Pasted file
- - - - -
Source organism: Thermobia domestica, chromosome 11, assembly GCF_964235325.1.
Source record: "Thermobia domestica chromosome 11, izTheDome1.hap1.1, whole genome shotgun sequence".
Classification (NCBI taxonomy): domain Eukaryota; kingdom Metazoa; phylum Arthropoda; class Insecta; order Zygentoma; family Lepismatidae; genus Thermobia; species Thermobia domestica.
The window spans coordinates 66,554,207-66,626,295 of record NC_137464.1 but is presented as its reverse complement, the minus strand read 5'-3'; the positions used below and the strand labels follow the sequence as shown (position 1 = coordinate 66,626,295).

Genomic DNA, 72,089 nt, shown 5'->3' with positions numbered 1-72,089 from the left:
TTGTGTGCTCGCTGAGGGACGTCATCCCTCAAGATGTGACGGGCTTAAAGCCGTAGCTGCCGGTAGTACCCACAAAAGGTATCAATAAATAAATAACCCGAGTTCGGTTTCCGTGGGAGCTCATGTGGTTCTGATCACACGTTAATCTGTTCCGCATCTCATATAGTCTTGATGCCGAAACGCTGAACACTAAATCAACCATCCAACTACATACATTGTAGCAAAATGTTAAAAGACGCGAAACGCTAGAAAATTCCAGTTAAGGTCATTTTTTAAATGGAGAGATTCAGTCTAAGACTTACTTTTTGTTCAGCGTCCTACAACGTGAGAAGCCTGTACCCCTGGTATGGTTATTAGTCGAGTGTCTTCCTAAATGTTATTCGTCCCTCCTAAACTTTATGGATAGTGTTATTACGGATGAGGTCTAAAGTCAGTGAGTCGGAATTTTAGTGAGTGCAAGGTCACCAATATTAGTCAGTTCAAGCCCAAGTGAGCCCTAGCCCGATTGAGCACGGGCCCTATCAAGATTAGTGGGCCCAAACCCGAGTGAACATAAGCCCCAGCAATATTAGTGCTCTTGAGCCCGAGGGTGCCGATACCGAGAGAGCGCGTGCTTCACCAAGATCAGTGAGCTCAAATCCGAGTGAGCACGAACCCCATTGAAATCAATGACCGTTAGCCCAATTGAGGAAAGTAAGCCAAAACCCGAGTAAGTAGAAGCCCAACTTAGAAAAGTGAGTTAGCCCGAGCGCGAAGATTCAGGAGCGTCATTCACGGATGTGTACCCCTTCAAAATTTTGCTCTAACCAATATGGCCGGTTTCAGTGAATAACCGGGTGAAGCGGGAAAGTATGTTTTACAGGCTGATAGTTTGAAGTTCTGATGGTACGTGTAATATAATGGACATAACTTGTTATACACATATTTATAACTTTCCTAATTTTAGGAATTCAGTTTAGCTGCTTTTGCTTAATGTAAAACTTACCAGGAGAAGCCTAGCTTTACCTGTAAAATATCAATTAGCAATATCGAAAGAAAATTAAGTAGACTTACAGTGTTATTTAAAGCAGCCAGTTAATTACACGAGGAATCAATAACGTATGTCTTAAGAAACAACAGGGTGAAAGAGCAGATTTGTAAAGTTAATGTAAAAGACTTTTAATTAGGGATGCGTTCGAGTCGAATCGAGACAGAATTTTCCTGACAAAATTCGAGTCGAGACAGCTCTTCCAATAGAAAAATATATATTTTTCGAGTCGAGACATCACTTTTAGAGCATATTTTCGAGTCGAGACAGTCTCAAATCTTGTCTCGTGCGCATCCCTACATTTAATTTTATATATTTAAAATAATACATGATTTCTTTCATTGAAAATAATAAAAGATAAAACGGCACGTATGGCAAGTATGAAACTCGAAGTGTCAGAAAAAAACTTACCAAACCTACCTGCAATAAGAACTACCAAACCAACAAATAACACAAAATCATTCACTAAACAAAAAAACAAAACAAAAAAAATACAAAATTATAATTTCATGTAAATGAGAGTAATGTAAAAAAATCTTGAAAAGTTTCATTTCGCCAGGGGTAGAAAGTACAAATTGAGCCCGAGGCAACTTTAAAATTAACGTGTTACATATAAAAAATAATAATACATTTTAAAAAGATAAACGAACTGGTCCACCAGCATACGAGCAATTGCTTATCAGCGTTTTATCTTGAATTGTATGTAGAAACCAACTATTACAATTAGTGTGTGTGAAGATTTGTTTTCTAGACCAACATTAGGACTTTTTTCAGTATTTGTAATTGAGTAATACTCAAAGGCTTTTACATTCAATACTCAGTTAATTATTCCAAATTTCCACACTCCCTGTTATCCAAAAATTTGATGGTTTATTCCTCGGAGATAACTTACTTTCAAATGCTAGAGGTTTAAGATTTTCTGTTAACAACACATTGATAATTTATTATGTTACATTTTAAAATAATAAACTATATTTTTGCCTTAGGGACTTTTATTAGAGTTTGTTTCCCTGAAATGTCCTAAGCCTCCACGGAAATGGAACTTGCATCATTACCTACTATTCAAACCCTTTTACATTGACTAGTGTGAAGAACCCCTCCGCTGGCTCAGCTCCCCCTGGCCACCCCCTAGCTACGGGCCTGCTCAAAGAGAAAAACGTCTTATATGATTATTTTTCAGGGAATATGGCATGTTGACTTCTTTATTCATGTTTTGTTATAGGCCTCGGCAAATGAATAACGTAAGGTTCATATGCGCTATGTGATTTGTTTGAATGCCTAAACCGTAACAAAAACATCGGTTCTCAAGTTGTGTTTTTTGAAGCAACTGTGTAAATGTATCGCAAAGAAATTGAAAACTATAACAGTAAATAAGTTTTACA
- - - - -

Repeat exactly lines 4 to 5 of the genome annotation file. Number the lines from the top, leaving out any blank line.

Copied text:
The window spans coordinates 66,554,207-66,626,295 of record NC_137464.1 but is presented as its reverse complement, the minus strand read 5'-3'; the positions used below and the strand labels follow the sequence as shown (position 1 = coordinate 66,626,295).

Genomic DNA, 72,089 nt, shown 5'->3' with positions numbered 1-72,089 from the left: